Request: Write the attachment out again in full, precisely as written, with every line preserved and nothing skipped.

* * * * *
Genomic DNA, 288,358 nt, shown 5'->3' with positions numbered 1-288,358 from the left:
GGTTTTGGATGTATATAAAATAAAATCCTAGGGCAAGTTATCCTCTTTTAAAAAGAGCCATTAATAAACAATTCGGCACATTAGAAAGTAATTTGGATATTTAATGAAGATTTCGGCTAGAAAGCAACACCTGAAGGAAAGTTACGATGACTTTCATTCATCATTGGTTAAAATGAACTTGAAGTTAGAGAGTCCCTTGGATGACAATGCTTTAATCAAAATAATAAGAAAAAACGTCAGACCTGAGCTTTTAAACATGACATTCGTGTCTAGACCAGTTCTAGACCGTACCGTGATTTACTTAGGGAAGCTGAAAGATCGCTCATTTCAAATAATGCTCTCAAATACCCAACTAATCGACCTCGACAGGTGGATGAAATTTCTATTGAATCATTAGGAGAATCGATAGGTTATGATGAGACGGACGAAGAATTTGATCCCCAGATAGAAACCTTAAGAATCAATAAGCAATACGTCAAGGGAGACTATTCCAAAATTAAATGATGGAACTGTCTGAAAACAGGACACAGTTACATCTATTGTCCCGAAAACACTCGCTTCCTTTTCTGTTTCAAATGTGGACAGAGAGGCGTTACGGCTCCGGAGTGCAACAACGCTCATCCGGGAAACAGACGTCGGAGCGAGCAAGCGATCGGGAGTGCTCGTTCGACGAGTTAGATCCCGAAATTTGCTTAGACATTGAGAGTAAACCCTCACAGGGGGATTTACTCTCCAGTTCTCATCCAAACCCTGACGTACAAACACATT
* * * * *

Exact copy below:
Genomic DNA, 288,358 nt, shown 5'->3' with positions numbered 1-288,358 from the left:
GGTTTTGGATGTATATAAAATAAAATCCTAGGGCAAGTTATCCTCTTTTAAAAAGAGCCATTAATAAACAATTCGGCACATTAGAAAGTAATTTGGATATTTAATGAAGATTTCGGCTAGAAAGCAACACCTGAAGGAAAGTTACGATGACTTTCATTCATCATTGGTTAAAATGAACTTGAAGTTAGAGAGTCCCTTGGATGACAATGCTTTAATCAAAATAATAAGAAAAAACGTCAGACCTGAGCTTTTAAACATGACATTCGTGTCTAGACCAGTTCTAGACCGTACCGTGATTTACTTAGGGAAGCTGAAAGATCGCTCATTTCAAATAATGCTCTCAAATACCCAACTAATCGACCTCGACAGGTGGATGAAATTTCTATTGAATCATTAGGAGAATCGATAGGTTATGATGAGACGGACGAAGAATTTGATCCCCAGATAGAAACCTTAAGAATCAATAAGCAATACGTCAAGGGAGACTATTCCAAAATTAAATGATGGAACTGTCTGAAAACAGGACACAGTTACATCTATTGTCCCGAAAACACTCGCTTCCTTTTCTGTTTCAAATGTGGACAGAGAGGCGTTACGGCTCCGGAGTGCAACAACGCTCATCCGGGAAACAGACGTCGGAGCGAGCAAGCGATCGGGAGTGCTCGTTCGACGAGTTAGATCCCGAAATTTGCTTAGACATTGAGAGTAAACCCTCACAGGGGGATTTACTCTCCAGTTCTCATCCAAACCCTGACGTACAAACACATT